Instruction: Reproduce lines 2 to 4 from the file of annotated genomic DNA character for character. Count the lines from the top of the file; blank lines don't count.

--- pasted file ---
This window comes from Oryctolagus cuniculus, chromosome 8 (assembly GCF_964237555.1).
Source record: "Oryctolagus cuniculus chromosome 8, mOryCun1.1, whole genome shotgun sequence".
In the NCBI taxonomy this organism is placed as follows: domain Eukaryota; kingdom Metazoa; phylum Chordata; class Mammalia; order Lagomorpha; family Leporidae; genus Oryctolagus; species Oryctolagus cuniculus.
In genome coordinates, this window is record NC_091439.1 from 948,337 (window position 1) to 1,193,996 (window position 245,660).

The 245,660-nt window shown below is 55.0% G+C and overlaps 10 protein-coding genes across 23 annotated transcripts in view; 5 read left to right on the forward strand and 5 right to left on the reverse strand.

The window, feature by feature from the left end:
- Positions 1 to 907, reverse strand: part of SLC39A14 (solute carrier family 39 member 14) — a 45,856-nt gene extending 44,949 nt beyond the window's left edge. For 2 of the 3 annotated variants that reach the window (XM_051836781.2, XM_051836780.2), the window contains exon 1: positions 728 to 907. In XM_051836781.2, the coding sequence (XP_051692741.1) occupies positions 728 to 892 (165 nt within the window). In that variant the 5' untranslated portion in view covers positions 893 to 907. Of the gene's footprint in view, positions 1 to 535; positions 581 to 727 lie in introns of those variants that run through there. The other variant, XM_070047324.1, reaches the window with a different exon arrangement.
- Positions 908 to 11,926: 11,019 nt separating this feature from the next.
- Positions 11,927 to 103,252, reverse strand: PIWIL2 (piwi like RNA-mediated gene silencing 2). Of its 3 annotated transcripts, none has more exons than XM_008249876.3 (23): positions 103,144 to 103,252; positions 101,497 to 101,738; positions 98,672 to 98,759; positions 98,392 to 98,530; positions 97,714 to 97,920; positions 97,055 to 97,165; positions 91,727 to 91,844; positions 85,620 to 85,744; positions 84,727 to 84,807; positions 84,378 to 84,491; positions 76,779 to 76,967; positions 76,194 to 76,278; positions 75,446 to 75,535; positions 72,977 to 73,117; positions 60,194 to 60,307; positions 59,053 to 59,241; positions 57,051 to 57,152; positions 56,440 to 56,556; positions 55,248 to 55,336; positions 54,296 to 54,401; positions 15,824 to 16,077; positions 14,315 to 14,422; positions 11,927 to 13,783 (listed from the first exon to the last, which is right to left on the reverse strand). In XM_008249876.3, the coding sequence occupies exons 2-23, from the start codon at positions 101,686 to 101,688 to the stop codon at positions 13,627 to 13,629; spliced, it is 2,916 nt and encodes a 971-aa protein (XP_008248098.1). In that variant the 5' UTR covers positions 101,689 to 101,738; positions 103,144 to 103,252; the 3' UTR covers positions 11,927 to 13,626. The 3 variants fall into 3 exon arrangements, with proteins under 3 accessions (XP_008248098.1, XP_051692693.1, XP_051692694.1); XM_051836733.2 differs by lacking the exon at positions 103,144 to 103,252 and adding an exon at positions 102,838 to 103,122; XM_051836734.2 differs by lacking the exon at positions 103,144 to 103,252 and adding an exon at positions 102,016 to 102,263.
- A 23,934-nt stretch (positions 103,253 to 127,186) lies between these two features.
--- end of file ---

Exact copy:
Source record: "Oryctolagus cuniculus chromosome 8, mOryCun1.1, whole genome shotgun sequence".
In the NCBI taxonomy this organism is placed as follows: domain Eukaryota; kingdom Metazoa; phylum Chordata; class Mammalia; order Lagomorpha; family Leporidae; genus Oryctolagus; species Oryctolagus cuniculus.
In genome coordinates, this window is record NC_091439.1 from 948,337 (window position 1) to 1,193,996 (window position 245,660).